What is the Realisation Scene?
One way to approach writing from a structural perspective, is to understand the function of a number of must-have scenes in your story. One such scene is the Realisation Scene. In her book, Advanced Screenwriting, Dr. Linda Seger defines this important scene as ‘the moment when a character and/or the audience gets it’ – the ah-ha moment. It spins the story in a different direction and is, therefore, also a turning point in the tale.
The Sixth Sense, The Fugitive, and The Green Mile
In The Sixth Sense, for example, this scene occurs when Dr. Malcolm Crowe (Bruce Willis) and the audience realise that he is dead. This changes the direction of the story in a major way. In The Fugitive, the Realisation Scene occurs when Richard Kimble (Harrison Ford) perceives that Charlie Nichols (Jeroen Krabbe) is behind his wife’s murder and the attempt to frame him for it. And in The Green Mile this scene occurs when Paul Edgecomb (Tom Hanks) realises that John Coffey (Michael Clarke Duncan) has a God-given power to heal.
“The realisation scene is the most powerful twist in a story.”
After the Realisation Scene plays out, things cannot continue as they were. New plans have to be hatched and adjustments made in the light of new information. As in all well thought out structural turns, the effects is felt both at the level of plot, and on the level of character, causing the latter to grow or wilt depending on his or her strengths and weaknesses.
Occasionally, however, this moment of illumination is not immediately evident, something that Seger sees as a weakness. In Mulholland Drive, for example, Seger suggests that the audience needs an ah-ha moment, right before the Betty/Diane character kills herself, in order to grant the audience clarity. Whether this is true or not for a multiform film such as Mulholland Drive (Lynch would probably argue that he purposely chose obfuscation to deepen the sense of the unknowable), the fact remains that the Realisation Scene, in most conventional stories, is useful in helping to organise the plot around a central moment of illumination that changes the way the audience and the protagonist view the way forward, and as such, is a invaluable addition to the writer’s tool kit.
The Realisation Scene comprises of an ah-ha moment in which the audience and the protagonist understand the true nature of the problem. This is a game changer and alters the way the protagonist pursues the goal from that moment on.
Good post. I personally don’t like realisation scenes unless done in an amazing way. I’ve picked up on quite a few but never actually know what they are called. I’ve been calling them “scenes of luminance” (meaning, a scene that sheds light). The more blatant something is, the less people have to think. This can be a good thing and a bad thing. For audiences who want to think for themselves (i.e. – Simon and myself, among others) it can be frustrating to know who is who and what is what at the midpoint. A lot of others tend to like that escapism element of cinema, so too much thought could be a bad thing. Probably the best example of a realisation scene I have seen in recent months was from Ben Affleck’s directorial debut “Gone Baby Gone” when Casey Affleck discovers the corrupt plot involving police officers and kidnapping. I won’t say exactly what happens just in case some people haven’t seen it. But, I will say, it adds to a tragic but fitting end.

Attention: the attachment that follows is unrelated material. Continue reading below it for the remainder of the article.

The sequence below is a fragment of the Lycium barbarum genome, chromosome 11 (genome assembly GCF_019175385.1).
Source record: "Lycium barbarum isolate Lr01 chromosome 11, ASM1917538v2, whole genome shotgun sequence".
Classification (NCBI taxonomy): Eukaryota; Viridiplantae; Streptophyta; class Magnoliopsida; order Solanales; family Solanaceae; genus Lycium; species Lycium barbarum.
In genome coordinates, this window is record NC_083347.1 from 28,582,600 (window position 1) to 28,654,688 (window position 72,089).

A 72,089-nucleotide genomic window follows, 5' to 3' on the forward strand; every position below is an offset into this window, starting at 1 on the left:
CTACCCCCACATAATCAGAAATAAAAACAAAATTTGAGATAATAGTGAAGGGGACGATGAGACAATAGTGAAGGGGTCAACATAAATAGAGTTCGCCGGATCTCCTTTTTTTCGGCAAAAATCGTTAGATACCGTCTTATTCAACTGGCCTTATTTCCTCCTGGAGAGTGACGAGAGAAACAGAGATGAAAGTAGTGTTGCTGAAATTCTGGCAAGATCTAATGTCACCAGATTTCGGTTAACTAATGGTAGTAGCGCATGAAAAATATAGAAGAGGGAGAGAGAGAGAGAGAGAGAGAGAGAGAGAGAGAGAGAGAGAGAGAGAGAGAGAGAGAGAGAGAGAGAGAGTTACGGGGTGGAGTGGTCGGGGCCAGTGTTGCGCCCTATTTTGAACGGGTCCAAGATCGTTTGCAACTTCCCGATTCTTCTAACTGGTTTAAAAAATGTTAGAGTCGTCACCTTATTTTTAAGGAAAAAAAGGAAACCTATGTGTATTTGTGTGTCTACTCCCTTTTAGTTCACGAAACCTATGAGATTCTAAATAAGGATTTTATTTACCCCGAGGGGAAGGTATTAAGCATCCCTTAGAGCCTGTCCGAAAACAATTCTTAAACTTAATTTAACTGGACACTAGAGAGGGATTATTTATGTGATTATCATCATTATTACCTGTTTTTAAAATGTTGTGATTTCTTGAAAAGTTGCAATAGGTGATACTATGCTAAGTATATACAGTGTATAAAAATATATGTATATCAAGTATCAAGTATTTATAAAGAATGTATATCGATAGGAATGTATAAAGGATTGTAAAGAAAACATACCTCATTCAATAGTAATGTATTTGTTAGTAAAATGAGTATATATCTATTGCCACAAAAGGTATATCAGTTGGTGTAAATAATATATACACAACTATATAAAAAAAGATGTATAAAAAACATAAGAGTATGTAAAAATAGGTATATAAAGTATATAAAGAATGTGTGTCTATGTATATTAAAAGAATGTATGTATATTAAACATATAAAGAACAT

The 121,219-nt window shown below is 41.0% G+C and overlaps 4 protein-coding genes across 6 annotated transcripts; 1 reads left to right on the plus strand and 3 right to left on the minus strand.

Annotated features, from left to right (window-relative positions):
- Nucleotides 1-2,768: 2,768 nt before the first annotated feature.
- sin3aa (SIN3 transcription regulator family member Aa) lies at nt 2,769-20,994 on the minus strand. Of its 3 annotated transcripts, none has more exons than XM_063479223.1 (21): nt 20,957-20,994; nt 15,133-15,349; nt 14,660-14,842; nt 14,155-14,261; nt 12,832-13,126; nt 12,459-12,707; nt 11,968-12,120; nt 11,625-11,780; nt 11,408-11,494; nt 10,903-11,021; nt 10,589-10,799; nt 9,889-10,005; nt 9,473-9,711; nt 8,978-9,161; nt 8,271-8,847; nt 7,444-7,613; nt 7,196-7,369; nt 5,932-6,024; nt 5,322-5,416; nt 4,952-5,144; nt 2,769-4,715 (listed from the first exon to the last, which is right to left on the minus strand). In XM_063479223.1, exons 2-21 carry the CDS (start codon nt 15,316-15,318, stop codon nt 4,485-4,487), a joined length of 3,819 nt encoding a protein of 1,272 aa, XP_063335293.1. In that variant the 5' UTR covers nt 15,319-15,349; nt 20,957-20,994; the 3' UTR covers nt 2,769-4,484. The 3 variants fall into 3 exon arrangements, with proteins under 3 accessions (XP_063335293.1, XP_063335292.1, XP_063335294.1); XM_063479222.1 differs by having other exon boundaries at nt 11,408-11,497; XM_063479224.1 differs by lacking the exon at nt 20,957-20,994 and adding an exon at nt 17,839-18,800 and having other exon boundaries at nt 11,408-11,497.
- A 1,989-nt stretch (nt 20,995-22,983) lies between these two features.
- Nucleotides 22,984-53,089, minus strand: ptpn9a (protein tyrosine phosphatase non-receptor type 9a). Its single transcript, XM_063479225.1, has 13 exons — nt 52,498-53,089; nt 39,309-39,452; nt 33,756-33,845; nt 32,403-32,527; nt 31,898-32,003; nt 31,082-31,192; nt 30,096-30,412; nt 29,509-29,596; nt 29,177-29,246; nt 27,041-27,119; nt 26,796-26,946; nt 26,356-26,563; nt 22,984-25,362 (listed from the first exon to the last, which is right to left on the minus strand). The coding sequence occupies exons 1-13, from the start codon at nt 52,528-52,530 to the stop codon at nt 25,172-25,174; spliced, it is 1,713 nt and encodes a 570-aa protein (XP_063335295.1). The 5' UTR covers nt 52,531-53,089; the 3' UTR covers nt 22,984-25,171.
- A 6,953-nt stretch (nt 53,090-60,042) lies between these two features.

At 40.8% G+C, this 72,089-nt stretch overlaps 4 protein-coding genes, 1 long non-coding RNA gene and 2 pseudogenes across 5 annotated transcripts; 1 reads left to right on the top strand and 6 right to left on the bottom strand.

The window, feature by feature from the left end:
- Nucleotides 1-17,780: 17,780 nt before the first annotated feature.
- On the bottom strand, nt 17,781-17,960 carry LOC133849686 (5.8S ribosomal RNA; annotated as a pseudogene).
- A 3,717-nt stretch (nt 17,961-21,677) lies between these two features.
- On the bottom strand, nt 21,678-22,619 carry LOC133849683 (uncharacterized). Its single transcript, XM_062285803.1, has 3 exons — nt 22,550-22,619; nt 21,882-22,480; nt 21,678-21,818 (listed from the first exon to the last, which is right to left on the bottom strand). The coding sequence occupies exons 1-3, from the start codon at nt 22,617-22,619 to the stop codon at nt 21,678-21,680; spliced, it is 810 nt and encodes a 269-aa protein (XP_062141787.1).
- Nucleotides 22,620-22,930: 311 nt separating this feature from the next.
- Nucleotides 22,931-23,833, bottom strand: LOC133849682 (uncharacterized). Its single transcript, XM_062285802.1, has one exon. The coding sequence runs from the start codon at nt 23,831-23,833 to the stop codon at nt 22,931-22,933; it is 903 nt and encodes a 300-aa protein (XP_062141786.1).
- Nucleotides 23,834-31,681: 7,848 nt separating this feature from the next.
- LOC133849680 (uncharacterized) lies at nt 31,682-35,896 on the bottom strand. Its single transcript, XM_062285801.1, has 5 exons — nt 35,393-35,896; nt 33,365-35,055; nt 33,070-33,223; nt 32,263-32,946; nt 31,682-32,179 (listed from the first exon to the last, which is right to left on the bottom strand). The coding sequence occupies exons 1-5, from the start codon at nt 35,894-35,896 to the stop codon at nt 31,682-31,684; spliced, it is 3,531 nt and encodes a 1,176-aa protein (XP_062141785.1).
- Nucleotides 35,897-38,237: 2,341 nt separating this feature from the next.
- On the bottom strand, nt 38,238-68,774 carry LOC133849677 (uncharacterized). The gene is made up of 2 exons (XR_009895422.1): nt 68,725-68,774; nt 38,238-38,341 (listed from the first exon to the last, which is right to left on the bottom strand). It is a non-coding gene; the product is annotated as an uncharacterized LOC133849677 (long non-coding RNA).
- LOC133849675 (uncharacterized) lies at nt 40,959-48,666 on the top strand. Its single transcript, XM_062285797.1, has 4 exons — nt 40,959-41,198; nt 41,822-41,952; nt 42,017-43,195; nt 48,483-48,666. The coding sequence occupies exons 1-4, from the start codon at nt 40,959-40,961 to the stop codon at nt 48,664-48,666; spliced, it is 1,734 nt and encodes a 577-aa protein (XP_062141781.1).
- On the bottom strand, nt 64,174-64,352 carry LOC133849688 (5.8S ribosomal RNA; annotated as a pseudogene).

P.S.: I honestly don’t see anything wrong with Mulholland Drive because, in the cover of the DVD, it gives you direct clues to work out the gist of the story for yourself. That said, Lynch is infamous for his puzzling surrealist horror films. Of course, he doesn’t make horror in the traditional sense of the word. But I have heard him regarded as a horror filmmaker nonetheless and, being that he is ONE of my absolute favourite directors, I just had to point out my views on certain things.
Thanks, Russ. I tend to agree with your comment about Mulholland Drive. Multiform films (the subject of my PhD studies and a category of narrative I might write a bolg on later) dance to a different tune, and in any case, Lynch goes out of his way to obfuscate, as we’ve said earlier. I do think that the realisation scene doesn’t have to make the rest of the story facile; a skilled writer can and should still mislead and surprise us in other ways, after this scene. Great comments, Russ.
The examples in the article seemed that the character doing the realizing did so from their own doing. But in the Matrix example, our reluctant hero Neo mostly has outside help for the inception, and the path leading up to it.
Just seeing what your thoughts are on the difference because in my story, the main character arc resembles Neo’s in many, many ways (unintentionally, but it’s there).
Thanks for the comment and question Mark. I don’t think it matters that much dramatically if the character comes to the understanding on his/her own, or is prompted by external forces. After all, he/she still has to embrace that knowledge and act on it, and that, I think, is where it sometimes becomes a moral, or ethical choice – the stuff of drama!
Very illuminating ;), would you say a movie MUST have this moment ? something that really comes to mind for me is, how blatant this moment needs to be ? if it was done well it would be all the little pieces coming together at this one ah-ha moment. I guess the whole audience is meant to “get it” at this point and some stories some audience members can work it out before then? and others it’s kind of hidden and then there is a sometimes patronising tell all scene at the end (scooby doo, dark city).
at least that’s some thoughts.
Yes, indeed, Simon. The moment needn’t be that blatant or overstated; it can occur at any pont in the story. In The Matrix, for example, it occurs at the end of the first act when Neo (and we) learn from Morpheus that the wold as the characters mostly know it is an illusion.